The other day I saw a dog at the dog park who had black dirt all over his front paws and his nose. His owner explained that her dog loved to dig, and that when given a dog biscuit, he would dig a ridiculously big hole in the back yard to bury the small treat.
“It’s really crazy!” the woman said “How Max’s treat is smaller than an egg but he digs a hole big enough to bury a cow!”
I laughed as I pictured the dog frantically digging, throwing dirt out behind him without paying attention to when his task had been accomplished.
But as I drove home I had a sobering thought: Am I like Max, the frantically digging dog?”
I confess to putting my own head down and not looking up for long periods of time, working away without any planned way to measure my progress. I don’t throw dirt behind me, but I probably work more than I need to. I wonder what would happen if I took a break occasionally and enjoyed my progress instead of just putting my nose to the grindstone and not looking up until the end of the day.
I pondered this idea for the next few days, and concluded that my tendency to work voraciously for long periods of time is something that I justify by thinking that I’m good at delayed gratification. But is that really what I’m doing? Or am I just plowing through most of my day in order to get to the few parts that I think will be fun? And what am I missing along the way by just “getting it all done”?
While these thoughts were percolating in me, my youngest son Justin and I were in the kitchen making dinner. He asked, “Mom, do you remember the last year that you drove Joey and I to school, before we got our own cars? I was just thinking about how we were grumpy sometimes in the morning and so you made a CD of happy, current pop songs and played it on the way to school each day. That really helped; I liked starting my day that way.”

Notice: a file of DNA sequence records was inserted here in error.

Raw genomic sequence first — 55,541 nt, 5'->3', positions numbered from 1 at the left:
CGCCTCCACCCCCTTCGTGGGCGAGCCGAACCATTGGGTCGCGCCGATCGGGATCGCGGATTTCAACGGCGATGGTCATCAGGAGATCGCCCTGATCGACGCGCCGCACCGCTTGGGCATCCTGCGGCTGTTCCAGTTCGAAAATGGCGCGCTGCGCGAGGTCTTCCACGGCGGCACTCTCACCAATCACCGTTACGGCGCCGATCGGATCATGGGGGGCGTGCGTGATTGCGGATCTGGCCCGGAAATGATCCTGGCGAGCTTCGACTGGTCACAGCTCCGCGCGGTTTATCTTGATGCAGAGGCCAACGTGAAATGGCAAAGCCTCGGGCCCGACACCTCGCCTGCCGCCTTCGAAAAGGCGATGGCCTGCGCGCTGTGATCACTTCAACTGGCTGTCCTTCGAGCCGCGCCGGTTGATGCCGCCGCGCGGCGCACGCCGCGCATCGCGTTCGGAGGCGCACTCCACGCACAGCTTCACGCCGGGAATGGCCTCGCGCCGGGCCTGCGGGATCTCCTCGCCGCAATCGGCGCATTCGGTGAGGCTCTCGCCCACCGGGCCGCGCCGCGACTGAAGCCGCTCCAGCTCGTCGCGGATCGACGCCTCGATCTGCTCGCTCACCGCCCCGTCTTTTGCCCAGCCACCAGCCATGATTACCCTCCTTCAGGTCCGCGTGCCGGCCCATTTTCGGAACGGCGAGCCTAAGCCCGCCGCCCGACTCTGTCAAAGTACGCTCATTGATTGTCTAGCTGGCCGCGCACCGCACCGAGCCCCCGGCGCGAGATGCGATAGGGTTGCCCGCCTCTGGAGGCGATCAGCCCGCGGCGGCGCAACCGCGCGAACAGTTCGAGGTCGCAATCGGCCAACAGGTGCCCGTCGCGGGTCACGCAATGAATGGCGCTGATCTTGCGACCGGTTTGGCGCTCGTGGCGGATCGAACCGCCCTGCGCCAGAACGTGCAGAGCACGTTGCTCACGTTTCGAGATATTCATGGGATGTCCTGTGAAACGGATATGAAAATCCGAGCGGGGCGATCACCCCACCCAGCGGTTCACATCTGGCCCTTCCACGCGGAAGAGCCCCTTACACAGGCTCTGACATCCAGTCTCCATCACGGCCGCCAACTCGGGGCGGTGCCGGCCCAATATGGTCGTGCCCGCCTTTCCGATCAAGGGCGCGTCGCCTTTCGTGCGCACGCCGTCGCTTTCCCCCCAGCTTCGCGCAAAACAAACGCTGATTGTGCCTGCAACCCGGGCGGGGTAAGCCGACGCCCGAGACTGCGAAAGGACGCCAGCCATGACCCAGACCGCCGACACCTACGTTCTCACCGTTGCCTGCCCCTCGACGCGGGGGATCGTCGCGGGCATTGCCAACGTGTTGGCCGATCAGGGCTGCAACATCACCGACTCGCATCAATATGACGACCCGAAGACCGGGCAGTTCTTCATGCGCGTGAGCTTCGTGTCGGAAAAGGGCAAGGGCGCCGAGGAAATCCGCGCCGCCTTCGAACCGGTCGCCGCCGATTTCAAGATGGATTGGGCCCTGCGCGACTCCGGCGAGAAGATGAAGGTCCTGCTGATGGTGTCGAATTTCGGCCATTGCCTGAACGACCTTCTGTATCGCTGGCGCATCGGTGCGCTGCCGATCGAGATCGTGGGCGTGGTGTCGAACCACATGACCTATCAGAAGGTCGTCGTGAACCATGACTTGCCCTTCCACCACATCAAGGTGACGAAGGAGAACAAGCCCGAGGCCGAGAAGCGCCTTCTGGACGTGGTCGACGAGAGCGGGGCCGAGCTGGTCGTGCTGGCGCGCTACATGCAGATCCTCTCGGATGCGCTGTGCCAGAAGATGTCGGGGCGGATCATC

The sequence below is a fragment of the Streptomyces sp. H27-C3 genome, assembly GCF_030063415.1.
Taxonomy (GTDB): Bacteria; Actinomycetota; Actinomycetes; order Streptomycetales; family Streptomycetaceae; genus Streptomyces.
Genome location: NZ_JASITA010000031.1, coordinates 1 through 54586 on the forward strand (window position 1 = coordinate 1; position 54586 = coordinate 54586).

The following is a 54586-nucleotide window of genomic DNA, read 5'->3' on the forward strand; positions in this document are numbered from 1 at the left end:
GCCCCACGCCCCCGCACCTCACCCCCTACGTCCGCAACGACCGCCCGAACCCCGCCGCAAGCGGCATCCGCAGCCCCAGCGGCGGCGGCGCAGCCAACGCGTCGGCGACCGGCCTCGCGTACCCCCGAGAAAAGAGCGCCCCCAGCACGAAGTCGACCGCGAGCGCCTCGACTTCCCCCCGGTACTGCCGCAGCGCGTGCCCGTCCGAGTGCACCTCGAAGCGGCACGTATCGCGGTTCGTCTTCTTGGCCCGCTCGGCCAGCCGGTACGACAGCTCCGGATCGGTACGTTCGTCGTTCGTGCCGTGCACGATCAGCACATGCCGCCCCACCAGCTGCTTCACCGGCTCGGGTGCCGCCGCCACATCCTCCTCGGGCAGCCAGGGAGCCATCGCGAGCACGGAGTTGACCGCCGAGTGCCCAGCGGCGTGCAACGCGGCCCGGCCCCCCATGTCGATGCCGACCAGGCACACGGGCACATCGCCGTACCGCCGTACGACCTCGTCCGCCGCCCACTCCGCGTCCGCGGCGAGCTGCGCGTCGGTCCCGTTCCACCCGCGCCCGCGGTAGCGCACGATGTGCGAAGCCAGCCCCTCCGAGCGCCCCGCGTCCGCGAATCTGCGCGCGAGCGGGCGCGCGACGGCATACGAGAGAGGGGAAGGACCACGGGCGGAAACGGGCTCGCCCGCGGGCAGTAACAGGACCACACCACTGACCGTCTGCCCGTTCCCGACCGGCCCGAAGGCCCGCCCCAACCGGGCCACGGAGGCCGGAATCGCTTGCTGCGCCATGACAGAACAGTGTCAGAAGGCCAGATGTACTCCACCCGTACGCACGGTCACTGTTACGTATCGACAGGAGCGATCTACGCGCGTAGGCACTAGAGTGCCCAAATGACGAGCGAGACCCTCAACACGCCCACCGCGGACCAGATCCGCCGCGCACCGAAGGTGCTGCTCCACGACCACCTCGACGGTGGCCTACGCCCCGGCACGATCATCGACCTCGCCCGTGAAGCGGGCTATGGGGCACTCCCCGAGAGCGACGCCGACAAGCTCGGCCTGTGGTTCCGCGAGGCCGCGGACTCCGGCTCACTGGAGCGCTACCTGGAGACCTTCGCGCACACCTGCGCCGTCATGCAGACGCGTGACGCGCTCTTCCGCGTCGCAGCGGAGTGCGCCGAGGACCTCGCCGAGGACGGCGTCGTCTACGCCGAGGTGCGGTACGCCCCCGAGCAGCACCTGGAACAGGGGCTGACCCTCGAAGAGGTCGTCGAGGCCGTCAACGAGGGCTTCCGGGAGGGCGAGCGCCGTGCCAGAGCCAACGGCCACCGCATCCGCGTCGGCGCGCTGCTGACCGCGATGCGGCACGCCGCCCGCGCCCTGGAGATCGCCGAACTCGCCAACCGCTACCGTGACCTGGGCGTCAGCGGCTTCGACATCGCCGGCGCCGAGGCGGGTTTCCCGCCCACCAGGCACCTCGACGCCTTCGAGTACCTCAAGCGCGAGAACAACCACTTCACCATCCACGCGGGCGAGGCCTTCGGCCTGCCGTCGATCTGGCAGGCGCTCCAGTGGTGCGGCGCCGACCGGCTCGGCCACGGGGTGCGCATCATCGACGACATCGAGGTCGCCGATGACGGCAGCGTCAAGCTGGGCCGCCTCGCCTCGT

Without knowing it, Justin had helped me get clarity on this idea of enjoying the moment versus plowing through it.
The mornings prior to me making that CD were pretty miserable. My oldest is decidedly not a morning person and many school days began with frustration and impatience – mine and the boys’! I realized that I was trying to quickly get them in the car and dropped off at school to get that unpleasant job done. But the 7 minute car ride was becoming torturous as I had to be the referee while they bickered and grumbled. I noticed that in anticipation of the bickering I was getting in the car prepared to be miserable. I made the CD in order to keep myself cheerful so that I could help them shift into a positive place before they started their school day.
Surprise – that one simple change made the car ride enjoyable! Now the 7 minute ride was something to enjoy in and of itself, not just a means to an end. We actually had some great conversations in those brief car rides, and it turns out that my son has positive memories of his last year of being driven to school!
So today I’m grabbing on to this new awareness and stopping several times each day to see if I’m just plowing through a task, rushing through an activity that could actually be enjoyable.
And I’m stopping when I notice that I’m frantically digging away at something that is actually finished. It doesn’t have to always be perfect – sometimes just getting it finished is good enough.